shipment would result in the loss of millions of US Dollars (Giang, 2014). On the whole,
products which are defective pose a hazard to both the property and health of consumers.
Delaying the launch of flawed products until they are corrected helps in mitigating these
dangers and reducing the fiscal burden of deaths or injuries that are linked to their
consumption (Elm & Radin, 2012).
Ultimate decision reached by Apple’s product manager
Eventually, the decision which the product manager arrived at was to hold off the
introduction of the new product until the fault was rectified. At long last, the product manager
reasoned that it required taking a lasting perspective and it appeared more sensible and
rational to hold off the new product launch. Placing himself in the shoes of Apple’s clients,
Anthony Soohoo thought that the decision he arrived at that meant delaying the new product
launch was what the customers would have expected the company to do. Even though this
was not a popular decision then, it was in fact the right decision for Apple (Giang, 2014).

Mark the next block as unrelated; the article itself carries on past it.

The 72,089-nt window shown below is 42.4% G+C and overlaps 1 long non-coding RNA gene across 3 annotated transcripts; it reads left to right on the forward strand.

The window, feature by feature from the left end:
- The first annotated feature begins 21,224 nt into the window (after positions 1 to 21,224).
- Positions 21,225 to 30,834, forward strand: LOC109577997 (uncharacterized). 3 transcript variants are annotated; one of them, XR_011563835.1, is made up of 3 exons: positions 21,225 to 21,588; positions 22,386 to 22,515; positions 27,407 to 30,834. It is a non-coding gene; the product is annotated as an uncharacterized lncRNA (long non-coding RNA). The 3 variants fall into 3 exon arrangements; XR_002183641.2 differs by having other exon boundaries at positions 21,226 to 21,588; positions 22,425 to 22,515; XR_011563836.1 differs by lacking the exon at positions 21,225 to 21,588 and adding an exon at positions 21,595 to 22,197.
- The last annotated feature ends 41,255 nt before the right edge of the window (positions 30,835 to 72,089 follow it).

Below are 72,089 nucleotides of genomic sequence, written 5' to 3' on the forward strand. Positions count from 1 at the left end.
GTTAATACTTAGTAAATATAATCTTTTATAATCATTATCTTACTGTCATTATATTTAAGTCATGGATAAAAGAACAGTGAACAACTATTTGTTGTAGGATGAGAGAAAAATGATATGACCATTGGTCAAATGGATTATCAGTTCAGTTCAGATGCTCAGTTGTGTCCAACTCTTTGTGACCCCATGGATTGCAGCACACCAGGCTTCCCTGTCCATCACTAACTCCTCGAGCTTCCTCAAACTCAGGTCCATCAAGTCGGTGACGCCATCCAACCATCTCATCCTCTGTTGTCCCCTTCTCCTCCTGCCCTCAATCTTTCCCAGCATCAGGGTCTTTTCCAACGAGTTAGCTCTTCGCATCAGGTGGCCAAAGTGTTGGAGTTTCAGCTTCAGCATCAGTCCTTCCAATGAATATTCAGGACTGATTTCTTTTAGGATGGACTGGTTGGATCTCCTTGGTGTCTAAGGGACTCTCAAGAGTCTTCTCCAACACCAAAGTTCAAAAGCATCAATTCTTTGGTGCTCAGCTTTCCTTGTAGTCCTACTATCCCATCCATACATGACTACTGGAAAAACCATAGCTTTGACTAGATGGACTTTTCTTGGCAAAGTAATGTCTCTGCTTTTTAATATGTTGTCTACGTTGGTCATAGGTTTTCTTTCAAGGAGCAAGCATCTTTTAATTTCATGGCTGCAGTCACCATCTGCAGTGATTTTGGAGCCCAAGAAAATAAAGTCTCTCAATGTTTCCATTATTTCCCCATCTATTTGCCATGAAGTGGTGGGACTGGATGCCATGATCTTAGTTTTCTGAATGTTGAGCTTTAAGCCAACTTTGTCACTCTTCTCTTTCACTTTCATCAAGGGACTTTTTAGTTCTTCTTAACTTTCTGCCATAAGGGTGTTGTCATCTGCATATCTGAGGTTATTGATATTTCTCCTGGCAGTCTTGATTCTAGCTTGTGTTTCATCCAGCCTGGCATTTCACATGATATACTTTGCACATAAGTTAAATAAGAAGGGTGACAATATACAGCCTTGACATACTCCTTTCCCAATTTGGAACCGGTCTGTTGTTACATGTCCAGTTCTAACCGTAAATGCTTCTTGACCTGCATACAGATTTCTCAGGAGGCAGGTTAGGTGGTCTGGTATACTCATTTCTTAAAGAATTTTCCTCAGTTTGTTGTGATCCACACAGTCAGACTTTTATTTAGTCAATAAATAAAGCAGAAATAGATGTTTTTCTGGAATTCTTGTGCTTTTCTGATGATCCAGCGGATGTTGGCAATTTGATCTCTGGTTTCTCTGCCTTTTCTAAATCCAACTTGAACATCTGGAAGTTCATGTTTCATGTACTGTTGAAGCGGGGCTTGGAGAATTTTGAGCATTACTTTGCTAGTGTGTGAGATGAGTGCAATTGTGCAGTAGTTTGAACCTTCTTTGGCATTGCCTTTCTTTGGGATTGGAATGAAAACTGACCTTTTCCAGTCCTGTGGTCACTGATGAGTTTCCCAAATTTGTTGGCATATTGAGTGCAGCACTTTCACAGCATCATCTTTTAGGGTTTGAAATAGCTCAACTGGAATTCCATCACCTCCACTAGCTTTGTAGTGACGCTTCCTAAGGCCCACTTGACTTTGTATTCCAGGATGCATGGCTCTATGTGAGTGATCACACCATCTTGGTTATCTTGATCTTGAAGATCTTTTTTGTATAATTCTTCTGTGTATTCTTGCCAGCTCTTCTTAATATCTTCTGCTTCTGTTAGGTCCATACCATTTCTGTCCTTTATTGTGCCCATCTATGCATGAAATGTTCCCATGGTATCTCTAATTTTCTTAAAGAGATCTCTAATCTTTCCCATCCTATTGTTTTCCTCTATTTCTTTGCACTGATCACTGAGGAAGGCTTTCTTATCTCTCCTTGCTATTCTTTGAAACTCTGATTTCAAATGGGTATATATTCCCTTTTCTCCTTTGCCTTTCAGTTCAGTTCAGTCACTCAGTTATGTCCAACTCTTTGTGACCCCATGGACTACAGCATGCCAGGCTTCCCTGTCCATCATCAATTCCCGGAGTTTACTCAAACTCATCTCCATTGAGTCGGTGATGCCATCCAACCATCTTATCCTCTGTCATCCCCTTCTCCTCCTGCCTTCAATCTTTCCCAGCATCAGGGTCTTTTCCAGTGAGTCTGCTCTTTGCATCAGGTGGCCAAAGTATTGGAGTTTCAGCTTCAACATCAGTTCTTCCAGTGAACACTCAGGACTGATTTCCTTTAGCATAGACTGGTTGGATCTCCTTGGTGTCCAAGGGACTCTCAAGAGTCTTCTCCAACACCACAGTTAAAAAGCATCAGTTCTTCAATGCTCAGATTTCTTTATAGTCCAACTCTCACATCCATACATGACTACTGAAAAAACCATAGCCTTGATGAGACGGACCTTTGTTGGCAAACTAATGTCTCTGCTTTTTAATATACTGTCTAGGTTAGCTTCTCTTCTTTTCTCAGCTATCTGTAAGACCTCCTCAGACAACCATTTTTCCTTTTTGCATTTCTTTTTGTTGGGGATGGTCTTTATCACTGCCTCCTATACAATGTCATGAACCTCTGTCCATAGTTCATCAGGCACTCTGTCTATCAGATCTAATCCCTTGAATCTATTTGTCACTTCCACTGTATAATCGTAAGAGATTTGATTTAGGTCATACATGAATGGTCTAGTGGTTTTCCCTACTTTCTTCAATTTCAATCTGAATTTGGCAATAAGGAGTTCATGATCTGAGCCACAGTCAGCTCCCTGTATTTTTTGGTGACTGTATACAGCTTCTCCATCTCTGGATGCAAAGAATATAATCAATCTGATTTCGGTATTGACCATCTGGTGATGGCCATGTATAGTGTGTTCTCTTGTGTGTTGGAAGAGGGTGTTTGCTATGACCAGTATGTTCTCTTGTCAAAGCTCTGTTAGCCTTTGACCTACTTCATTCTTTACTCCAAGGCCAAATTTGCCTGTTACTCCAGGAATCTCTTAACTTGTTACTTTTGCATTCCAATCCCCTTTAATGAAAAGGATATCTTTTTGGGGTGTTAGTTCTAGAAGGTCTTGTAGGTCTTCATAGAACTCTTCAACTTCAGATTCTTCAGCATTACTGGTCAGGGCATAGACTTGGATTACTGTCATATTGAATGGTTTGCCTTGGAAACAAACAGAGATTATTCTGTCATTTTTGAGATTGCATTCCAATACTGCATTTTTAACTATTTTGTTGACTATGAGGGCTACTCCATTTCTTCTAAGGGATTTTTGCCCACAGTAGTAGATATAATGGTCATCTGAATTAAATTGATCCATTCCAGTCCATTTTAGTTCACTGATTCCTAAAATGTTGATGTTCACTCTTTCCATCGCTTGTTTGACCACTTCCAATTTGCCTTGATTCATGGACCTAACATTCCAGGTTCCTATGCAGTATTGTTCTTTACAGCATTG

As the product manager for Apple did, doing it rightly the first time and making the
correct decision from an ethical standpoint was actually far less costly. Winning back
consumer trust would not have been easy if the defective products had been introduced. All in
all, the lesson learned from this ethical dilemma is that a manager should trust his or her gut
to do what is right for the company’s clients. When a tough decision has to be made in an
ethical dilemma, the manager has to make that decision basing upon what will create lasting
value for the company rather than achieving the short-term win (Giang, 2014). Apple is
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commonly part of discussions on business strategy, customer experience and great brands.